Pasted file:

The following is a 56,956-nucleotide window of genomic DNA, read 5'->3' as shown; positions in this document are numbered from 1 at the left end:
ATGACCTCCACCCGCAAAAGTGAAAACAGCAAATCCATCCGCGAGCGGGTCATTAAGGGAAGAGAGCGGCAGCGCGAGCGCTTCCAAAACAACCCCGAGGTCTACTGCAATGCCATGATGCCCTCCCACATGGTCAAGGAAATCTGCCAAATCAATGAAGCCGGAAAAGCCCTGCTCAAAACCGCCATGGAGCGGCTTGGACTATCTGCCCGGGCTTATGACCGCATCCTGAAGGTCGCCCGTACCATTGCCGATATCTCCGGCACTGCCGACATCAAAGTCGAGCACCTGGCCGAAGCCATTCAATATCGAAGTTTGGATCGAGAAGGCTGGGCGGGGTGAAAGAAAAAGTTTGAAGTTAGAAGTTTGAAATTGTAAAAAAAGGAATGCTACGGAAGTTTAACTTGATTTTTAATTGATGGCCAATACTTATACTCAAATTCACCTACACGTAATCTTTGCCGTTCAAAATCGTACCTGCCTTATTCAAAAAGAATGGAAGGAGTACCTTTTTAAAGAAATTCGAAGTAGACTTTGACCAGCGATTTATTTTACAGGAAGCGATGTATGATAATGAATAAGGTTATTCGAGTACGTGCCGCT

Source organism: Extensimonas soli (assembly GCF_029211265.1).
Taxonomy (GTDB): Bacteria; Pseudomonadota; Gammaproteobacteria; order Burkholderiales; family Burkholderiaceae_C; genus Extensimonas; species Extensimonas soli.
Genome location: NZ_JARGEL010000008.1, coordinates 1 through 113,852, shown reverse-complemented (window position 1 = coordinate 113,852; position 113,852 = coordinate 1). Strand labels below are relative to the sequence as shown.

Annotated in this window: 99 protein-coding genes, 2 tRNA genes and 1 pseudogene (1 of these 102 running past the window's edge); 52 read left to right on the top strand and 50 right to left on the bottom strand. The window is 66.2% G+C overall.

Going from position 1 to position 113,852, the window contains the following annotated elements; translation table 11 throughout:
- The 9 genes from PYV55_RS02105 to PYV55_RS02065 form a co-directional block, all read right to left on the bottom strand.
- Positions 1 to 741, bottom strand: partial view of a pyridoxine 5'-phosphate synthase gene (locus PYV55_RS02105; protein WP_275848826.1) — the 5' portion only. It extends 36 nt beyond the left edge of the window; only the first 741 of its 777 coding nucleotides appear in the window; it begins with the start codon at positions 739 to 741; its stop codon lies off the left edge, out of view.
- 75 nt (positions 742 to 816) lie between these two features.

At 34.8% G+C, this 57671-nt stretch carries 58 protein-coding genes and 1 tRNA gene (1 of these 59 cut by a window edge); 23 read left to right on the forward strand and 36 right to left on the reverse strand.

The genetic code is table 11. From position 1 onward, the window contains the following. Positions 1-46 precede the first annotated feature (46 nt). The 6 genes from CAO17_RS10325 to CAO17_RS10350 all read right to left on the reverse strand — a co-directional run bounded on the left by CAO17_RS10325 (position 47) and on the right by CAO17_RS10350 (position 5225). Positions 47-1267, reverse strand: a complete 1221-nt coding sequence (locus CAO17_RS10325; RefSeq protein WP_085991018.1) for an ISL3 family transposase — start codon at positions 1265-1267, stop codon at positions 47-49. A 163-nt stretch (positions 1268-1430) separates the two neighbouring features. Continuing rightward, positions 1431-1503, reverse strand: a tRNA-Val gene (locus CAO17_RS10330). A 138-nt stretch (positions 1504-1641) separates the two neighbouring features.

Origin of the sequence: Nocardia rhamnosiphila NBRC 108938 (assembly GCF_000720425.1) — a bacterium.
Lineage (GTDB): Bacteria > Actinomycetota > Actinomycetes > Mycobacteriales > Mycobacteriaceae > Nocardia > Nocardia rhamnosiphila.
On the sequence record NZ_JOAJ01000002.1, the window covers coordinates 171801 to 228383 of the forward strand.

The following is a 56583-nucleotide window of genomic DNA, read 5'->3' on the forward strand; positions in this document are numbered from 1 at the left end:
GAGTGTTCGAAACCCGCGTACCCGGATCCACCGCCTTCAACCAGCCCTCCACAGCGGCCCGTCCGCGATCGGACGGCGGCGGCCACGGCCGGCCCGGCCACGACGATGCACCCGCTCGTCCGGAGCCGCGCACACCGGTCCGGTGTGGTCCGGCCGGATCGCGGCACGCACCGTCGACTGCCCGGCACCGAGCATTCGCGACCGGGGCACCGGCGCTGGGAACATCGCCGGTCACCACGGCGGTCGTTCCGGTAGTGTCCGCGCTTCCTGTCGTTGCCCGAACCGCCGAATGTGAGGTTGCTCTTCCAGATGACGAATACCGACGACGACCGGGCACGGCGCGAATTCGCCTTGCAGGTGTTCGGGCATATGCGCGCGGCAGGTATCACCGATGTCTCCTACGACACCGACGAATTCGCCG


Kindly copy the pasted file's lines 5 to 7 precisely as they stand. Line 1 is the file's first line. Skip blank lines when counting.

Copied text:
Genome location: NZ_JARGEL010000008.1, coordinates 1 through 113,852, shown reverse-complemented (window position 1 = coordinate 113,852; position 113,852 = coordinate 1). Strand labels below are relative to the sequence as shown.

Annotated in this window: 99 protein-coding genes, 2 tRNA genes and 1 pseudogene (1 of these 102 running past the window's edge); 52 read left to right on the top strand and 50 right to left on the bottom strand. The window is 66.2% G+C overall.

Going from position 1 to position 113,852, the window contains the following annotated elements; translation table 11 throughout: